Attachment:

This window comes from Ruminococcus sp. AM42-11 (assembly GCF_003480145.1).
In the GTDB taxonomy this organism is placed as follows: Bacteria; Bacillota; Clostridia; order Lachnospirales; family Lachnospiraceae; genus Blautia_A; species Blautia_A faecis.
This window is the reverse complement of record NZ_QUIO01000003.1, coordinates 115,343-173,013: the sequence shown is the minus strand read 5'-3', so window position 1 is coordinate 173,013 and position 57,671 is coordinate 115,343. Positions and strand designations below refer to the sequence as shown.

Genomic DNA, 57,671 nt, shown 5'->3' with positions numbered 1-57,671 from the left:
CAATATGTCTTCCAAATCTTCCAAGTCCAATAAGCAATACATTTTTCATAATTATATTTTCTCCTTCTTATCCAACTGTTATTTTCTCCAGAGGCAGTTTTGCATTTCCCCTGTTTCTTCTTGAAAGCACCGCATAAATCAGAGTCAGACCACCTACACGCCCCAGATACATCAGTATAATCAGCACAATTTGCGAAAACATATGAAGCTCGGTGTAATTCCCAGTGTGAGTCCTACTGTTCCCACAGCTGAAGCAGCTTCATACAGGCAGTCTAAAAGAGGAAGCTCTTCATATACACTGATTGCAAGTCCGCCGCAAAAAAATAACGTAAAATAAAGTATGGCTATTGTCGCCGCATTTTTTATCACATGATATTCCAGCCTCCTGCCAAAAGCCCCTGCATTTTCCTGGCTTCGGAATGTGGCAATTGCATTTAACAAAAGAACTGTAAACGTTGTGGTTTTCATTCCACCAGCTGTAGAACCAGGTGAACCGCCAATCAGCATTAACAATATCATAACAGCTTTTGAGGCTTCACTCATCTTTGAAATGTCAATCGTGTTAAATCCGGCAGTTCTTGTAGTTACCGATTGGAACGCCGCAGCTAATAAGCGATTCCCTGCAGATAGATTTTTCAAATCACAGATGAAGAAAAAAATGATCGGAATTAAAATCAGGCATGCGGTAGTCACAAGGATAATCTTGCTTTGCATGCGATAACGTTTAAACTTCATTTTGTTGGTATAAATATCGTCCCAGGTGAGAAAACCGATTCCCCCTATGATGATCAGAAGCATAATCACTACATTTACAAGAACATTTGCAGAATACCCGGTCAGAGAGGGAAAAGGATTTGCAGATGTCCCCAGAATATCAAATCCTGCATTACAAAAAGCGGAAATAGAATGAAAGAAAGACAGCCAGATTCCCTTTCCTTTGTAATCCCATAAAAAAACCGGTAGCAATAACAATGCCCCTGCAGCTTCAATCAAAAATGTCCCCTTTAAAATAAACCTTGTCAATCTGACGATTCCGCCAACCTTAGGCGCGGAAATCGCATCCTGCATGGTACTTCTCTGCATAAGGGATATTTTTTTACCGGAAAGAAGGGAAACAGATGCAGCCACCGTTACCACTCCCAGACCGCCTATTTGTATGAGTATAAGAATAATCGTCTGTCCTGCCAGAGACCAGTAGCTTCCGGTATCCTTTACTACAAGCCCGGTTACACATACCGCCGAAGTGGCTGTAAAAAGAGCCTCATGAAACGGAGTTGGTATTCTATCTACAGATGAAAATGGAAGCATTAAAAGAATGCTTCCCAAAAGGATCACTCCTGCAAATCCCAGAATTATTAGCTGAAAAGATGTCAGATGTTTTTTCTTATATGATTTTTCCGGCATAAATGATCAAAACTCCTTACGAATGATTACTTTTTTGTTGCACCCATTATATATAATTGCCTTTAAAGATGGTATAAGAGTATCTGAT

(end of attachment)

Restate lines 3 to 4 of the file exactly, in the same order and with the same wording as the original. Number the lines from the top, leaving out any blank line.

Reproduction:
This window is the reverse complement of record NZ_QUIO01000003.1, coordinates 115,343-173,013: the sequence shown is the minus strand read 5'-3', so window position 1 is coordinate 173,013 and position 57,671 is coordinate 115,343. Positions and strand designations below refer to the sequence as shown.

Genomic DNA, 57,671 nt, shown 5'->3' with positions numbered 1-57,671 from the left: